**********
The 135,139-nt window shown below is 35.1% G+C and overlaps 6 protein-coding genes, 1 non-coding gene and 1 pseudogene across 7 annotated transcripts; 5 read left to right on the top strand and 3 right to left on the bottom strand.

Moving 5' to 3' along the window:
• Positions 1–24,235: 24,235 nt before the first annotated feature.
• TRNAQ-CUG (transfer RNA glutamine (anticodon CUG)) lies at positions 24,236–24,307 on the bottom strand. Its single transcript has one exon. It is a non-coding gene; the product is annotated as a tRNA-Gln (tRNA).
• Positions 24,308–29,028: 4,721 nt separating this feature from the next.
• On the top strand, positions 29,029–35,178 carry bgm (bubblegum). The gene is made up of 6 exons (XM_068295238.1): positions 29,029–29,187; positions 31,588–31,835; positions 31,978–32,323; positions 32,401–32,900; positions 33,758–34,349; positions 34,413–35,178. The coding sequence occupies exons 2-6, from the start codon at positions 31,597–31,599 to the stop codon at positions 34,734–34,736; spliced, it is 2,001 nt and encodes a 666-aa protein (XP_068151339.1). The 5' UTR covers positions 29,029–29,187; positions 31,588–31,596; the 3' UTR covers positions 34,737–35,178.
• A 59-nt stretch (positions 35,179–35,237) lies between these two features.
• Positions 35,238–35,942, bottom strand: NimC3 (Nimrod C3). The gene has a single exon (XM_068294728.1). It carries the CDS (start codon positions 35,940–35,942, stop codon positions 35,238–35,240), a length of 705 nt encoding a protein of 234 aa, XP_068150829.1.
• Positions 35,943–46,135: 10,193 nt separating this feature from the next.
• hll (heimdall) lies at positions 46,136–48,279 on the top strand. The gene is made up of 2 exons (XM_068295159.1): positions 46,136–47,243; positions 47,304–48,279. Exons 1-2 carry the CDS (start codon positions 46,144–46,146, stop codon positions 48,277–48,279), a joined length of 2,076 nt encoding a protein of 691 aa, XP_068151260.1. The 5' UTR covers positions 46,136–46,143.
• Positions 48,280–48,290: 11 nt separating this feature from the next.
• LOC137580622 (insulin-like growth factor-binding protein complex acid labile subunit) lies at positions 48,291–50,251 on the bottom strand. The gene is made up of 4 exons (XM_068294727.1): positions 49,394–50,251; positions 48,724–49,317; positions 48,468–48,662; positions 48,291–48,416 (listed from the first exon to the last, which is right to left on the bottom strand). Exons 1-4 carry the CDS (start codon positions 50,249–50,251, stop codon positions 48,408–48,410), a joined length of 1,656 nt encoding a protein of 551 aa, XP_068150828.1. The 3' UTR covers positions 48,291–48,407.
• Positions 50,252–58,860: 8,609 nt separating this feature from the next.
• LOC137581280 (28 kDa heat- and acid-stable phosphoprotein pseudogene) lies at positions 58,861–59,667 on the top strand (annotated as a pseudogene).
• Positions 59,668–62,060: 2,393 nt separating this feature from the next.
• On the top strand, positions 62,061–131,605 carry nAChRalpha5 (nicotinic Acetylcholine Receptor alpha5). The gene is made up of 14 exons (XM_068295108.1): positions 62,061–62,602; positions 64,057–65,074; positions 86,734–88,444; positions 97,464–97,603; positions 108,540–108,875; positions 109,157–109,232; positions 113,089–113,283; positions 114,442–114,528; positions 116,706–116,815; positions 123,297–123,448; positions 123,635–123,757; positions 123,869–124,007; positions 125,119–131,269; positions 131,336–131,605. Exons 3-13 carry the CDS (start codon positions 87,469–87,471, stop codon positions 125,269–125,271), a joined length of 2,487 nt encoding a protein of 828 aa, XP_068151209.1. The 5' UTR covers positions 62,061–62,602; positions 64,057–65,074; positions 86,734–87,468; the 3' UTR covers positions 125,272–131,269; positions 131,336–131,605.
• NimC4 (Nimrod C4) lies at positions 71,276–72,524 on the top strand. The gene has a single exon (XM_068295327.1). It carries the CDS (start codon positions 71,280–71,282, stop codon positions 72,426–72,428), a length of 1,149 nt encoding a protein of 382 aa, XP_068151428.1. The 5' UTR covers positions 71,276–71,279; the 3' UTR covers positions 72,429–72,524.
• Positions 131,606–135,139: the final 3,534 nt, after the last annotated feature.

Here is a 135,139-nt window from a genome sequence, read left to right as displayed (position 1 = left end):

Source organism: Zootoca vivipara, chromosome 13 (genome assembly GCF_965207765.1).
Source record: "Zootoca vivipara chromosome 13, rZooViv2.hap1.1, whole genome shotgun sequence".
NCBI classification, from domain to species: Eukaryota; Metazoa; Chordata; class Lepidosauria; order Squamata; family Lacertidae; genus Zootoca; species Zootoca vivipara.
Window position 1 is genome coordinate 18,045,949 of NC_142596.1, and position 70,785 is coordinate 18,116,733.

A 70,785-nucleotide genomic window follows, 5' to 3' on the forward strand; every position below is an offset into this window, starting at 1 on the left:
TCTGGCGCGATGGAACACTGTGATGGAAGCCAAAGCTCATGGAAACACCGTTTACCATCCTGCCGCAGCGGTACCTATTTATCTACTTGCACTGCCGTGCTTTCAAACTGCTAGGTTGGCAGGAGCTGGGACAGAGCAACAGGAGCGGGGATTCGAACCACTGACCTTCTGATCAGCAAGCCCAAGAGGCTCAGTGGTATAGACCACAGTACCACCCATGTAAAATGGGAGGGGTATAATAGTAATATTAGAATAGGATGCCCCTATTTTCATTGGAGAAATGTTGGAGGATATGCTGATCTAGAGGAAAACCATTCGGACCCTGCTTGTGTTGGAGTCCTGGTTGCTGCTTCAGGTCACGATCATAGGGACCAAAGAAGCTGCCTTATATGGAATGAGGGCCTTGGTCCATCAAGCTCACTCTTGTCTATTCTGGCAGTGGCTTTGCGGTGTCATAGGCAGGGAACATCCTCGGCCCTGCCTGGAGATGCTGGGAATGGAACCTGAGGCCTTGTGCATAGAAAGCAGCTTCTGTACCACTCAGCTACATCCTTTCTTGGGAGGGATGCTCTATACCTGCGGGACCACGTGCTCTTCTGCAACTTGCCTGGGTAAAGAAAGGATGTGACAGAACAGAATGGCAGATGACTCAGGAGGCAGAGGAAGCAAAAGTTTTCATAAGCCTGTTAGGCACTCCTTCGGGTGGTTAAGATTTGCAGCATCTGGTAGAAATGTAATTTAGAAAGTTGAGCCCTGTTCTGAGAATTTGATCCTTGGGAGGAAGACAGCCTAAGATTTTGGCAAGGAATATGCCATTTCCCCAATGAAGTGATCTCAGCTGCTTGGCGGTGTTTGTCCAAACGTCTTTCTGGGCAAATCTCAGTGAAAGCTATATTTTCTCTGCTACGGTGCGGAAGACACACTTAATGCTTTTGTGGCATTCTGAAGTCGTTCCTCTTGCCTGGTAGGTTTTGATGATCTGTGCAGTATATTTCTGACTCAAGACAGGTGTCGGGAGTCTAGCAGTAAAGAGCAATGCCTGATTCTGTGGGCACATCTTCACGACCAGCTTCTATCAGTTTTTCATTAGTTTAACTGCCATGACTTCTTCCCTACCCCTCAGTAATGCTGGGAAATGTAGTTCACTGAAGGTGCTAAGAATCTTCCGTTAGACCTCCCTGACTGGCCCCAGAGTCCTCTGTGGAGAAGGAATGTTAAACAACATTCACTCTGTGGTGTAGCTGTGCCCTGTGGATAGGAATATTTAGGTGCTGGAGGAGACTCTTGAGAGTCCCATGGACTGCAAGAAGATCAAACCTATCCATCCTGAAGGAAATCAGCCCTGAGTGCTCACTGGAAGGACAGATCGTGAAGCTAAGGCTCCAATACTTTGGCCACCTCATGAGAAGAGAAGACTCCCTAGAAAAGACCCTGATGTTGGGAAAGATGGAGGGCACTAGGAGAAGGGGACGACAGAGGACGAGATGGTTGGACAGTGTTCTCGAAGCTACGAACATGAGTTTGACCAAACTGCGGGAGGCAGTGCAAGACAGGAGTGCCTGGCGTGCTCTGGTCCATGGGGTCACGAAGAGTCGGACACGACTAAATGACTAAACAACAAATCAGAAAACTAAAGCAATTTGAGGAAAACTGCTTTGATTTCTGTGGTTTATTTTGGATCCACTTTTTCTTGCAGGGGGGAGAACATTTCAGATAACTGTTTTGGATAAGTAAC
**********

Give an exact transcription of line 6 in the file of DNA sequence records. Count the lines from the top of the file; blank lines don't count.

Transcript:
• On the top strand, positions 29,029–35,178 carry bgm (bubblegum). The gene is made up of 6 exons (XM_068295238.1): positions 29,029–29,187; positions 31,588–31,835; positions 31,978–32,323; positions 32,401–32,900; positions 33,758–34,349; positions 34,413–35,178. The coding sequence occupies exons 2-6, from the start codon at positions 31,597–31,599 to the stop codon at positions 34,734–34,736; spliced, it is 2,001 nt and encodes a 666-aa protein (XP_068151339.1). The 5' UTR covers positions 29,029–29,187; positions 31,588–31,596; the 3' UTR covers positions 34,737–35,178.